When asked when she realized the camera had been replaced, she said, “I kind of had a suspicion a couple of days later one of the girls was like, ‘hey our camera looks different.’ It did. They’re not lying.”
Crouch said this work was done late one night in May, the same time she had a new TV installed in her office. Total Tech, at the time, had a key to her office. Crouch said this is no longer the case. A June purchase order to Total Tech for work involving “Test Camera - upgrade - Clerk,” “Camera P.V.A.” “Replace Camera - Clerk” totaled $1,235.
In an email correspondence beginning July 20, Crouch asked Robinson about that camera work. “I needed somebody to tell me, ‘yes it’s in here’ so I could say ‘hey, let’s get it out.’”
Robinson replied, “Please know the only audio recording device I am aware of that was in your office is the one camera that was replaced in your main area the night that the television was hung at Ben’s direction and I am uncertain whom instructed Ben to replace the camera, why they wanted audio, and why they wanted it installed without your knowledge.” Helmerich refused an interview with WKMS News.
Subsequent correspondence between Robinson, Crouch, Faulkner and Elkins show Robinson quickly resolved the matter by disabling audio in the cameras in both offices. "At Total Tech we try to do good work and we always try to be honest and forthcoming with it. I'm sad that this has become an issue and we kind of got in the middle of it,” Robinson told WKMS News. He also said he changed the master code on the system after disabling the audio.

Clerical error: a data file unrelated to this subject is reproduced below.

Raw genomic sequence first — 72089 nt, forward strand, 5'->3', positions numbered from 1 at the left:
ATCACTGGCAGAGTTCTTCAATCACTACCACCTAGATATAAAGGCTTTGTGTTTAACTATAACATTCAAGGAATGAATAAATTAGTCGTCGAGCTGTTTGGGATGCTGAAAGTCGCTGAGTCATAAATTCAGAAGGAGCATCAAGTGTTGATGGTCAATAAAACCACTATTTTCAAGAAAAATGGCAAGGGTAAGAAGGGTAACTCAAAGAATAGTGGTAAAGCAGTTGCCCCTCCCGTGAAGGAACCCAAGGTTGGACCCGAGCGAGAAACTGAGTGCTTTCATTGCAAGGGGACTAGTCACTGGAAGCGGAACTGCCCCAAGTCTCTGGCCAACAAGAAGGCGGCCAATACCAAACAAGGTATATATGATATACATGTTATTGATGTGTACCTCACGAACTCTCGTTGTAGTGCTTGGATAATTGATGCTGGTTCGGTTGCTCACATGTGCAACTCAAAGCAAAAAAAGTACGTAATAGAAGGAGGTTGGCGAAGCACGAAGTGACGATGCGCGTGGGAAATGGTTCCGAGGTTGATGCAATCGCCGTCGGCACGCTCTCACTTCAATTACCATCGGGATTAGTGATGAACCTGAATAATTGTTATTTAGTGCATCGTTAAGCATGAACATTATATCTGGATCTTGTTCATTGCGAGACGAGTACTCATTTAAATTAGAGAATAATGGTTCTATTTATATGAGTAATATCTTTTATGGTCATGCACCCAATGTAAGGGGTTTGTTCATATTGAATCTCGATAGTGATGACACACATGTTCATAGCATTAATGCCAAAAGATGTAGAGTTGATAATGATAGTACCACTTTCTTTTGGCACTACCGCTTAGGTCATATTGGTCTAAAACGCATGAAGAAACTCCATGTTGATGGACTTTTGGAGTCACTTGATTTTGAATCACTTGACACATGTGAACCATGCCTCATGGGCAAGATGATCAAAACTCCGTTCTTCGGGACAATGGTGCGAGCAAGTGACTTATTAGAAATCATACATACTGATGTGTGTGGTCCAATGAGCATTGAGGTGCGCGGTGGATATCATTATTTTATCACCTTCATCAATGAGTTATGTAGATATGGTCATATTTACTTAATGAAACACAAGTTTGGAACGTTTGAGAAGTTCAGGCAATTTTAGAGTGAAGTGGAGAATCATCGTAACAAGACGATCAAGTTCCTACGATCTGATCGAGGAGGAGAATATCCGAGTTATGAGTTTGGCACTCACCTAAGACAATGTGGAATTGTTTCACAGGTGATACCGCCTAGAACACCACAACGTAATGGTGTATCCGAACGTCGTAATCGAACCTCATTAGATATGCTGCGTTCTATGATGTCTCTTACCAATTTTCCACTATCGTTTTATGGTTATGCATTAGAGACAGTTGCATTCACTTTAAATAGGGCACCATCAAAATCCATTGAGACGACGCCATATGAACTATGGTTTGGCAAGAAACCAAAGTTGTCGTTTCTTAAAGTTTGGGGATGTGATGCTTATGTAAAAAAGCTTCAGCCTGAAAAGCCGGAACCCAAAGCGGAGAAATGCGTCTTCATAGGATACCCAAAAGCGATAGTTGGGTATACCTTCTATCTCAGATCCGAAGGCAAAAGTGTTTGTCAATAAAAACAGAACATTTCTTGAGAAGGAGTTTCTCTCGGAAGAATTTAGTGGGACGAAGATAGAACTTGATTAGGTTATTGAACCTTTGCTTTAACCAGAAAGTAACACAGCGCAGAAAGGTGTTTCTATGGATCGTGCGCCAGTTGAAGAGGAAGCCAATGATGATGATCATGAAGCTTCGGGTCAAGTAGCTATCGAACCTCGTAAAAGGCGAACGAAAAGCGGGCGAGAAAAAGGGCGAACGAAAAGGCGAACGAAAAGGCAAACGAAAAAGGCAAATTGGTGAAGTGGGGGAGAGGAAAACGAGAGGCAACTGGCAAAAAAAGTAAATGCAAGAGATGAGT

"The only thing I know for certain is you walk into that courthouse today there's no camera that's going to be recording any audio. That is fact,” he said.
Department heads explained that work involving their offices, such as camera replacement, would be need approval through Elkins’ office. WKMS News requested correspondence between Marcum and Elkins with regard to surveillance. Calloway County Attorney Bryan Ernstberger responded in a letter stating that there was no such correspondence.
Elkins said he didn't request to have the camera replaced in the PVA office following the incident and said he didn't recall anyone coming to him for approval on this matter. He said it was his understanding that the office holders were fully aware of any and all work done on their cameras. He indicated he was not familiar with the work completed in May that included the replacement of the PVA camera. He said Crouch had approached him two or three months ago, perhaps further back, with concern over audio in her camera.
Why The Concern Over Audio?
Crouch said she was uncomfortable with audio recording in her office. “I want you to be able to come and talk to me and not worry about who’s listening to us. What happens in this office is nobody else’s business. Nobody should ever be worried about their social security getting out or their federal ID numbers getting out. I want them to feel safe to come in here and talk to me.”
Faulkner echoed the concern and said she wanted the audio removed to keep the privacy of conversations that may happen in a clerk’s office. In an email to Robinson, Faulkner wrote, “I feel like it will be best that the sound is turned off. Our customers give out personal information that may be used if in the wrong hands and it is not feasible to announce the recording to each customer.”
Should The Cameras Be Recording Audio In The First Place?
Jon Fleishaker is an attorney based in Louisville with more than 40 years of experience in media law and first amendment cases. He said audio surveillance is an issue involving right to privacy, eavesdropping and a recording of conversation to which one is not necessarily a party.